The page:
Sweet Ride. The 2 Series Convertible is here at last and we’ve managed to get a drive of the 228i version. The first ever BMW 2 Series Convertible could be the best open-topped model in the company’s line-up right now. Words: Shane O’Donoghue. Photography: Drive-MY.
At first glance, its cute looks and pert proportions will cause many to coo over the new 2 Series Convertible when they see it for the first time in a BMW showroom, but there’s a lot more to the baby open-top of the line-up. As with its predecessor, the 1 Series Convertible, it is the only rear-drive convertible in the segment so ostensibly it’s for the keener driver – even if cabrios still come with the ‘hairdresser’ stigma in this part of the world. That’s not the case all over the planet though, and BMW must be doing something right, as it sold 130,000 examples of the 1 Series Convertible, which is more than any competitor in the compact premium convertible segment managed. And BMW is reinforcing that sporty reardrive image in the 2 Series by offering the new Convertible in M235i guise, making it the first ever open-topped M Performance Vehicle. Rumours suggest there may even be an M2 in the pipeline…
No matter what your opinion on convertibles in general it’s difficult not to be charmed by the looks of the new 2 Series Convertible, even in the restrained finish of the Sport model wheeled out for the launch in the US (the 228i won’t be available in Sport guise in the UK, only as M Sport). Gone are the awkward nose and side sill styling details and in their place is a model that at once looks pretty and elegant. The cheeky face fronts a long, pronounced shoulder line that runs all the way around the car, and it looks even better with the soft top folded out of sight behind the rear seats. The new proportions are no trick of the designer’s pen either, as the 2 Series Convertible has grown in comparison to the 1 Series. It’s now 72mm longer (with 30mm of that in the wheelbase) and 26mm wider overall. Improving its stance further are wider front and rear tracks – by 41- and 43mm respectively.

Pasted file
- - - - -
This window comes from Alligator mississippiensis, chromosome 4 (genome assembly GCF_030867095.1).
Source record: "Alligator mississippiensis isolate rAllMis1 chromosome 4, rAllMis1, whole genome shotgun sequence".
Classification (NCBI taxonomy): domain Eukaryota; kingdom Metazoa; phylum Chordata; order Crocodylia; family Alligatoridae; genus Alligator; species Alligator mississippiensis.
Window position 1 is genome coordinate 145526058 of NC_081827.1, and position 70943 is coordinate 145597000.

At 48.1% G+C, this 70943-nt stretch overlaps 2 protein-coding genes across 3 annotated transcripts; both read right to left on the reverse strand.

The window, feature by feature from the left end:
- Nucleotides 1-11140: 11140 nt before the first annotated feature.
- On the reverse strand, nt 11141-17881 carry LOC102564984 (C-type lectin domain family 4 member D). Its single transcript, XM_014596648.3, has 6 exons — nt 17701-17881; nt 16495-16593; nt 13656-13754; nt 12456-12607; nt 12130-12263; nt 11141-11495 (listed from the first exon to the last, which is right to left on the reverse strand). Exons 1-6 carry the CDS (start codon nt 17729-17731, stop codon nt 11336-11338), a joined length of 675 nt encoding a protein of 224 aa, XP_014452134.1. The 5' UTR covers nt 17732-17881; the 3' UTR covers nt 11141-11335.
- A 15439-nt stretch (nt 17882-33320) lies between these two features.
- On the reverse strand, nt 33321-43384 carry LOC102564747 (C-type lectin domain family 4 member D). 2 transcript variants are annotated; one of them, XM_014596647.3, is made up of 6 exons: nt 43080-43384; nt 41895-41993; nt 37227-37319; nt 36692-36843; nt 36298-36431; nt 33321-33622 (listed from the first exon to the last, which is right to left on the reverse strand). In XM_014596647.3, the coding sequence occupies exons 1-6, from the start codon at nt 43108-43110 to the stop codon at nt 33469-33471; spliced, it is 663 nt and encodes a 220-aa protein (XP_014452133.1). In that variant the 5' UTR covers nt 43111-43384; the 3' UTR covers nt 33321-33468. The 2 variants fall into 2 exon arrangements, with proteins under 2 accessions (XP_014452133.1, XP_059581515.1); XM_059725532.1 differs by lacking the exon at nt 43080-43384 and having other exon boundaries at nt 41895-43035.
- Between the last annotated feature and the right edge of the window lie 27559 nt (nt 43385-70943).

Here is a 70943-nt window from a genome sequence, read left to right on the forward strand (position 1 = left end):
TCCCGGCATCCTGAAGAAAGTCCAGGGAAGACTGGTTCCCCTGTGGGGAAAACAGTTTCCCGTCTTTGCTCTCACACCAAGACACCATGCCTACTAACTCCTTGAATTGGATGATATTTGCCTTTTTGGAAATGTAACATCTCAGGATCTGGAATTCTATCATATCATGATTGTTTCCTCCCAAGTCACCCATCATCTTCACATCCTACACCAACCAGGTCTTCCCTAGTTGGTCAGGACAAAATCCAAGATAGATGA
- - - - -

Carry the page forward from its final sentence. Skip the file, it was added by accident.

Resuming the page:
2015 BMW 2 Series Convertible 228i F22
|ENGINE:||Four-cylinder, turbocharged, 16-valve, petrol, direct injection system|
|MAX POWER:(DIN)||245hp @ 5000-6500rpm|
|MAX TORQUE: (DIN)||258lb ft @ 1250-4800rpm|
|0-62MPH:||6.1 seconds (6.0)|
|TOP SPEED:||143mph (140)|
|PRICE||£31,550 M Sport|
|Figures in brackets refer to the eight-speed automatic ZF 8HP|
While these changes help with the car’s appearance they also enhance its practicality. Presumably, rear seat space is improved, but it’s still cramped back there so best to think of it as extra luggage space – especially as you’ll want to fit the wind breaker to reduce in-cabin buffeting. Saying that, the boot has been enlarged. With the roof up it’s 30 litres larger than before (holding 335 litres) and even with it folded there’s a usable 280 litres of carrying capacity – 20 litres more than in the open 1 Series. As before, the rear seat back folds down to reveal a through-loading aperture, but it’s been enlarged. Apparently two golf bags will fit in there now. BMW is also proud of the reduction in noise in the cabin with the roof raised. Putting it up takes about 20 seconds and can be done at speeds of up to 30mph. Buyers can specify anthracite or brown ‘with silver effect’ for the roof if they want something different to the standard black canvas.
Although the 2 Series Convertible looks its best with the roof down, all four windows retracted and wind breaker hidden out of sight, it’s also at its windiest then and once you go above 30mph you’ll quickly be reaching for the window switches and tugging the wind breaker into place. In that guise motorway speeds are comfortable enough and buffeting in the cabin is kept to a minimum. That aside, the car’s composure stands out at higher speeds. BMW quotes an improvement of 20 per cent for the torsional rigidity of the body over the 1 Series Convertible and the structure must be a stiff one, as it feels every bit as solid as the 2 Series Coupé on the road.